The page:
If you earn over £100,000, you could lose your tax-free allowance.
This could lead to an unexpected tax bill if your earnings for a tax year are higher than expected (for example from a pay rise or a bonus) and your tax code was set by HMRC to include a personal allowance.
Loss of the personal tax-free allowance
The basic personal allowance for 2015/16 is £10,600. However, this is reduced by £1 for every £2 by which your income exceeds £100,000. The measure of income for these purposes is “adjusted net income”.
This means that, if you have adjusted net income of £121,200 or above, you will lose your whole personal allowance for the year.
Keep out of the danger zone
The danger zone for tax is when your income is between £100,000 and £121,200. The effective rate in this zone is a massive 60%. This is the normal 40% tax rate plus the impact of losing your tax-free allowance.
The slice of income between £121,200 (the level at which the personal allowance is fully lost) and £100,000 (the level above which abatement starts) is £21,200. Tax at 40% on this band is £8,480 (£21,200 @ 40%).
The personal allowance is £10,600. Losing the allowance means you pays tax on a further £10,600 @ 40% = £4,240.
The total tax hit on this slice of income is £12,720 (£8,480 plus £4,240), which is a whopping 60% of £21,200. Therefore, the effective marginal rate of tax in the abatement zone is 60%.
4 tips to stay out of the danger zone
Reducing your income to below £100,000 will mean your personal allowance isn’t lost and the massive 60% effective tax rate is avoided. Here are 4 tips to do this:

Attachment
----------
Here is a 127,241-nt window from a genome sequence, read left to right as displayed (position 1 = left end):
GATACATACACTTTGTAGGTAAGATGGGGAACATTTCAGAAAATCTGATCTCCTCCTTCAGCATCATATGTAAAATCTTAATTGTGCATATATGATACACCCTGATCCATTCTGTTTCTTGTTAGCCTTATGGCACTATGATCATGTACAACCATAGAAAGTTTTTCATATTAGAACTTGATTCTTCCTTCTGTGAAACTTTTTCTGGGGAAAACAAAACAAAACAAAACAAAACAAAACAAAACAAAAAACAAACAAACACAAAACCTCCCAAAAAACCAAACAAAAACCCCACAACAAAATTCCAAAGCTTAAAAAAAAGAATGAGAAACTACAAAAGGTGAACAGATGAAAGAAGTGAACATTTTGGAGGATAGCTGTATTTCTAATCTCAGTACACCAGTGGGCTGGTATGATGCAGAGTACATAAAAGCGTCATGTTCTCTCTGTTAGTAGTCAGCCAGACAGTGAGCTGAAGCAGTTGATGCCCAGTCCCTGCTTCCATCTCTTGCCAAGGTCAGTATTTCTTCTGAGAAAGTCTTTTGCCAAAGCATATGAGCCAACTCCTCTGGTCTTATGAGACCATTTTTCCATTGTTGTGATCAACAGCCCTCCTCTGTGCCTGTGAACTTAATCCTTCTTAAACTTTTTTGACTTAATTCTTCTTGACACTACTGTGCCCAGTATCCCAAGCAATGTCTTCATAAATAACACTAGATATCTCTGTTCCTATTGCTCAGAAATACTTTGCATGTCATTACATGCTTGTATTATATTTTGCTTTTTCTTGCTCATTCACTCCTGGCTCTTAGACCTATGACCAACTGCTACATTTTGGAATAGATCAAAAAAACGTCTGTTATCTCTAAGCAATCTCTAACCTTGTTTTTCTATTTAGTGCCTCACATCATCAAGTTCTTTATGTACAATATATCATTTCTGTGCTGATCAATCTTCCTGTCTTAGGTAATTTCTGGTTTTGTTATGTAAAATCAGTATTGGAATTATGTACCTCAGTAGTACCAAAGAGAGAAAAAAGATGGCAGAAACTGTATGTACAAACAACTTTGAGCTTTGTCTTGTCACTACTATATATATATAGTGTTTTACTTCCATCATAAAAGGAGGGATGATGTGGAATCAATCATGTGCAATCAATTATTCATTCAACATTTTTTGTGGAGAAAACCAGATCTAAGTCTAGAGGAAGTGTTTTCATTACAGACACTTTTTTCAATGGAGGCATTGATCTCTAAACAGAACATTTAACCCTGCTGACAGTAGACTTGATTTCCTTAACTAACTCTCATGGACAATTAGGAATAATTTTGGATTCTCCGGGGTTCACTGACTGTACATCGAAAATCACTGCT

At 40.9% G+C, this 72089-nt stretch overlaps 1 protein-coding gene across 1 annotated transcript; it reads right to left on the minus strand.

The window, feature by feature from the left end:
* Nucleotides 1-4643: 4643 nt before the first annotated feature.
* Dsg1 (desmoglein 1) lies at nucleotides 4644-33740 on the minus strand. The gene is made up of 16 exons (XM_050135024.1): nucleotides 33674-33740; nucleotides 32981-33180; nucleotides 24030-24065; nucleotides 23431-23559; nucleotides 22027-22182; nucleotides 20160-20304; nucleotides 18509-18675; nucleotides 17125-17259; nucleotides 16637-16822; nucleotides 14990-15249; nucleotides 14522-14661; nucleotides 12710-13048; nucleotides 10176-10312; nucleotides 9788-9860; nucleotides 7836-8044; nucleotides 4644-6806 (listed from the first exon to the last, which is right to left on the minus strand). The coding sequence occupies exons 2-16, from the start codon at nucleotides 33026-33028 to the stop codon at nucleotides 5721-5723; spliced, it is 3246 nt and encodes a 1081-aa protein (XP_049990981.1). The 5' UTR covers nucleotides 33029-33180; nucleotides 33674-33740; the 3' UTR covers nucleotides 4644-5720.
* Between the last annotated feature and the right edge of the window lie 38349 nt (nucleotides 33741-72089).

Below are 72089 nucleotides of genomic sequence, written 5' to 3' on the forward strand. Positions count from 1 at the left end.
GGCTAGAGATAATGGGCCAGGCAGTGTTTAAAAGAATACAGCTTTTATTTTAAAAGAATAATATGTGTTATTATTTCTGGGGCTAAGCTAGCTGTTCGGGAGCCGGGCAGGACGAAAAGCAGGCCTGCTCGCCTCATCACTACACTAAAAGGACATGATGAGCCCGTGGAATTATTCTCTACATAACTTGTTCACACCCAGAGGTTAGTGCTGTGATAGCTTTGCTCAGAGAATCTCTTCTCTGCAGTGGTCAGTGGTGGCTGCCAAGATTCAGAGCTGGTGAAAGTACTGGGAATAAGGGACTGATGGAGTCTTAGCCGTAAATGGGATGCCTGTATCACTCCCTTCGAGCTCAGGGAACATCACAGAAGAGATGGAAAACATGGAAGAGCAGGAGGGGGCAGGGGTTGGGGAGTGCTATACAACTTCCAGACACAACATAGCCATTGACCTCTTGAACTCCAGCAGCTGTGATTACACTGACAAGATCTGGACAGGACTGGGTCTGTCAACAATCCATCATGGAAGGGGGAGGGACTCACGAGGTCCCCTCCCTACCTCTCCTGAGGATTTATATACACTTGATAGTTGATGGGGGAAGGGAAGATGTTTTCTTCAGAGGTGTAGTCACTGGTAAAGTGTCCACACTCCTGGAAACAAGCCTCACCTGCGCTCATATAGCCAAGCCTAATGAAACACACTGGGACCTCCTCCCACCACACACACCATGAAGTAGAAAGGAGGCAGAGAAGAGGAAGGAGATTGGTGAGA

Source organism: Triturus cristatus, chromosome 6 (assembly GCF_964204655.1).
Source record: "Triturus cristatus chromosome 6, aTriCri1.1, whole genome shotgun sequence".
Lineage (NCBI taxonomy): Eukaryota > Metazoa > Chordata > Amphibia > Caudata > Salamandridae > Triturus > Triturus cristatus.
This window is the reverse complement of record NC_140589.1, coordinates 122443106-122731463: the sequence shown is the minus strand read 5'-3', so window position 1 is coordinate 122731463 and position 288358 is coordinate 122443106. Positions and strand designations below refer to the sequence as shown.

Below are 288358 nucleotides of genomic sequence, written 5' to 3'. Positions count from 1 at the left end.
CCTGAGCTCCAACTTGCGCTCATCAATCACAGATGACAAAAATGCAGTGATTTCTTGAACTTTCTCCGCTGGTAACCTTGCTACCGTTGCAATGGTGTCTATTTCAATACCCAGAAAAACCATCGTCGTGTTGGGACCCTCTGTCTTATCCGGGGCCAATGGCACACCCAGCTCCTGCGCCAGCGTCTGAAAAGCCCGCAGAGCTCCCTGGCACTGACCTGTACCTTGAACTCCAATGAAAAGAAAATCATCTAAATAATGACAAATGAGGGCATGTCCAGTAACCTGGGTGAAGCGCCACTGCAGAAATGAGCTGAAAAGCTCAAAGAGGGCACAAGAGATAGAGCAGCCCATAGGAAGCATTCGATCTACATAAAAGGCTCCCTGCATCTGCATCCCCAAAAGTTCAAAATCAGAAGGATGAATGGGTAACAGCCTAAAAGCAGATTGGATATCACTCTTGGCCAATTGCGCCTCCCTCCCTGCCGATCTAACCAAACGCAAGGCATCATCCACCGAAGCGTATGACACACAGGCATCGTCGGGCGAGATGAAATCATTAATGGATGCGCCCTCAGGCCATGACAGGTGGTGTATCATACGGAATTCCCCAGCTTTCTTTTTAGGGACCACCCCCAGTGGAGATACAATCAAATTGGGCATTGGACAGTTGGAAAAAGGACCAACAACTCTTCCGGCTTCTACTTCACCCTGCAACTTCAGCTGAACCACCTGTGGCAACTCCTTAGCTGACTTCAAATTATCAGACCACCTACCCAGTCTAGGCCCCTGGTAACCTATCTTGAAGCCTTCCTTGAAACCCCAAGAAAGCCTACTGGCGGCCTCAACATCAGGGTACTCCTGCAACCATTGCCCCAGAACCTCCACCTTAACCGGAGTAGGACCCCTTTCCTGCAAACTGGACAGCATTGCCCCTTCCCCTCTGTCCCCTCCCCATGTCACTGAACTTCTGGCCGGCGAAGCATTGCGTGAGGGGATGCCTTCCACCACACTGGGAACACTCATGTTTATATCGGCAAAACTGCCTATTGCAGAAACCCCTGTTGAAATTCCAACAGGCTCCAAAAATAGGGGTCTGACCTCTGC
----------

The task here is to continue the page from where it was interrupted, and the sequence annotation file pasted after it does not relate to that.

- Transfer income-producing assets to your spouse/civil partner – for example, if you have dividend or savings income, you could transfer the shares/savings to a your spouse if they earn less.
- Delay dividend payments – if you’re a business owner, you could delay your dividend income to the next tax year, ie after 5 April 2016. This can be beneficial if it helps keep income in the current year below the abatement zone. You can do the same for bonus payments. [However, do keep an eye on the dividend tax changes from April 2016.]
- Make pension payments – adjusted net income can be reduced by making pension contributions, which is in itself beneficial due to the higher rate relief available on contributions up to the available annual allowance.
- Charitable donations – making charitable donations will also reduce adjusted net income (although you do lose the benefit of that income).
Tax code shock
If you think your income is likely to be over £100,000, you might prefer to have your tax code adjusted to reflect the loss of the personal allowance.
Otherwise, you’ll receive the benefit of the personal allowance during the tax year, only to face a high bill when you do your Self-Assessment Tax Return and HMRC take the allowance from you.
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Added by Jon Davies
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